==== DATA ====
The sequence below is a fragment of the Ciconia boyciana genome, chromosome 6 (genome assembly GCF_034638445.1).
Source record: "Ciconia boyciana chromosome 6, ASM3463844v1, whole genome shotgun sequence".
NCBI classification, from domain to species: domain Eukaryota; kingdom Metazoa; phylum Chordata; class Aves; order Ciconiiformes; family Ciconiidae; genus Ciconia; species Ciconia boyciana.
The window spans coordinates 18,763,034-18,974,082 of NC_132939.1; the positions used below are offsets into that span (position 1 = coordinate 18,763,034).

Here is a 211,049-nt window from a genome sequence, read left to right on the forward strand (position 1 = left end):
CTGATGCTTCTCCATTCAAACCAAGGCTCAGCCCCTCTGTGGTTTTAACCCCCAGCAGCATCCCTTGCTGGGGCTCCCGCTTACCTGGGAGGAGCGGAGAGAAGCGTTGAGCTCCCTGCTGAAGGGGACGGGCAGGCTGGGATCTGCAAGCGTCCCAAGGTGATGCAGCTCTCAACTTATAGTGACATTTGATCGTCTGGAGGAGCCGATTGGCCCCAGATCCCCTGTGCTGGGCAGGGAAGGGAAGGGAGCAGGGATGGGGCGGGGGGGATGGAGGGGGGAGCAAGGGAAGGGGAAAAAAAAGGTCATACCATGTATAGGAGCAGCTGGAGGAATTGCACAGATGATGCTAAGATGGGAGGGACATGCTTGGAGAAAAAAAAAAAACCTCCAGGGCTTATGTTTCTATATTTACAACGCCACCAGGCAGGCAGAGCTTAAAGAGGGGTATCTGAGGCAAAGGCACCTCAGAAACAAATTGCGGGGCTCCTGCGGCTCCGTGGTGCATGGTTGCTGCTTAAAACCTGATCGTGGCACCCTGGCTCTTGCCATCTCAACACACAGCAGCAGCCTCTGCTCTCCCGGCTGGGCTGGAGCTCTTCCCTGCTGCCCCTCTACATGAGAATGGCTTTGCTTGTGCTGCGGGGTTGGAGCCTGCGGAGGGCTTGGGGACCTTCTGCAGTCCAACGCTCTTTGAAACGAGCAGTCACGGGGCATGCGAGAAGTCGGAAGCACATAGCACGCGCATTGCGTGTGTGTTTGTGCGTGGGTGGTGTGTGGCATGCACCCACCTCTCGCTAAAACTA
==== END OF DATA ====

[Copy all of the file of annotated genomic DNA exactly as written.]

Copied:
The sequence below is a fragment of the Ciconia boyciana genome, chromosome 6 (genome assembly GCF_034638445.1).
Source record: "Ciconia boyciana chromosome 6, ASM3463844v1, whole genome shotgun sequence".
NCBI classification, from domain to species: domain Eukaryota; kingdom Metazoa; phylum Chordata; class Aves; order Ciconiiformes; family Ciconiidae; genus Ciconia; species Ciconia boyciana.
The window spans coordinates 18,763,034-18,974,082 of NC_132939.1; the positions used below are offsets into that span (position 1 = coordinate 18,763,034).

Here is a 211,049-nt window from a genome sequence, read left to right on the forward strand (position 1 = left end):
CTGATGCTTCTCCATTCAAACCAAGGCTCAGCCCCTCTGTGGTTTTAACCCCCAGCAGCATCCCTTGCTGGGGCTCCCGCTTACCTGGGAGGAGCGGAGAGAAGCGTTGAGCTCCCTGCTGAAGGGGACGGGCAGGCTGGGATCTGCAAGCGTCCCAAGGTGATGCAGCTCTCAACTTATAGTGACATTTGATCGTCTGGAGGAGCCGATTGGCCCCAGATCCCCTGTGCTGGGCAGGGAAGGGAAGGGAGCAGGGATGGGGCGGGGGGGATGGAGGGGGGAGCAAGGGAAGGGGAAAAAAAAGGTCATACCATGTATAGGAGCAGCTGGAGGAATTGCACAGATGATGCTAAGATGGGAGGGACATGCTTGGAGAAAAAAAAAAAACCTCCAGGGCTTATGTTTCTATATTTACAACGCCACCAGGCAGGCAGAGCTTAAAGAGGGGTATCTGAGGCAAAGGCACCTCAGAAACAAATTGCGGGGCTCCTGCGGCTCCGTGGTGCATGGTTGCTGCTTAAAACCTGATCGTGGCACCCTGGCTCTTGCCATCTCAACACACAGCAGCAGCCTCTGCTCTCCCGGCTGGGCTGGAGCTCTTCCCTGCTGCCCCTCTACATGAGAATGGCTTTGCTTGTGCTGCGGGGTTGGAGCCTGCGGAGGGCTTGGGGACCTTCTGCAGTCCAACGCTCTTTGAAACGAGCAGTCACGGGGCATGCGAGAAGTCGGAAGCACATAGCACGCGCATTGCGTGTGTGTTTGTGCGTGGGTGGTGTGTGGCATGCACCCACCTCTCGCTAAAACTA